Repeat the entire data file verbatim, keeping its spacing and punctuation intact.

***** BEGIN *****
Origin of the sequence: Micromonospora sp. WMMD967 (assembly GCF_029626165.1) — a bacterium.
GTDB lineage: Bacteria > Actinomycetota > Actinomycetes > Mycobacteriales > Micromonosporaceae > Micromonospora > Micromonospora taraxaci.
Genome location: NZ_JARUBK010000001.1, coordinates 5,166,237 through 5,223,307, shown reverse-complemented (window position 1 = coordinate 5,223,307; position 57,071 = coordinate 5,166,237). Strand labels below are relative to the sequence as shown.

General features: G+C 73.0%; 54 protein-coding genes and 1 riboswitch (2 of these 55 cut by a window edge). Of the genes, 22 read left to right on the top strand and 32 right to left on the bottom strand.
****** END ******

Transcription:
Origin of the sequence: Micromonospora sp. WMMD967 (assembly GCF_029626165.1) — a bacterium.
GTDB lineage: Bacteria > Actinomycetota > Actinomycetes > Mycobacteriales > Micromonosporaceae > Micromonospora > Micromonospora taraxaci.
Genome location: NZ_JARUBK010000001.1, coordinates 5,166,237 through 5,223,307, shown reverse-complemented (window position 1 = coordinate 5,223,307; position 57,071 = coordinate 5,166,237). Strand labels below are relative to the sequence as shown.

General features: G+C 73.0%; 54 protein-coding genes and 1 riboswitch (2 of these 55 cut by a window edge). Of the genes, 22 read left to right on the top strand and 32 right to left on the bottom strand.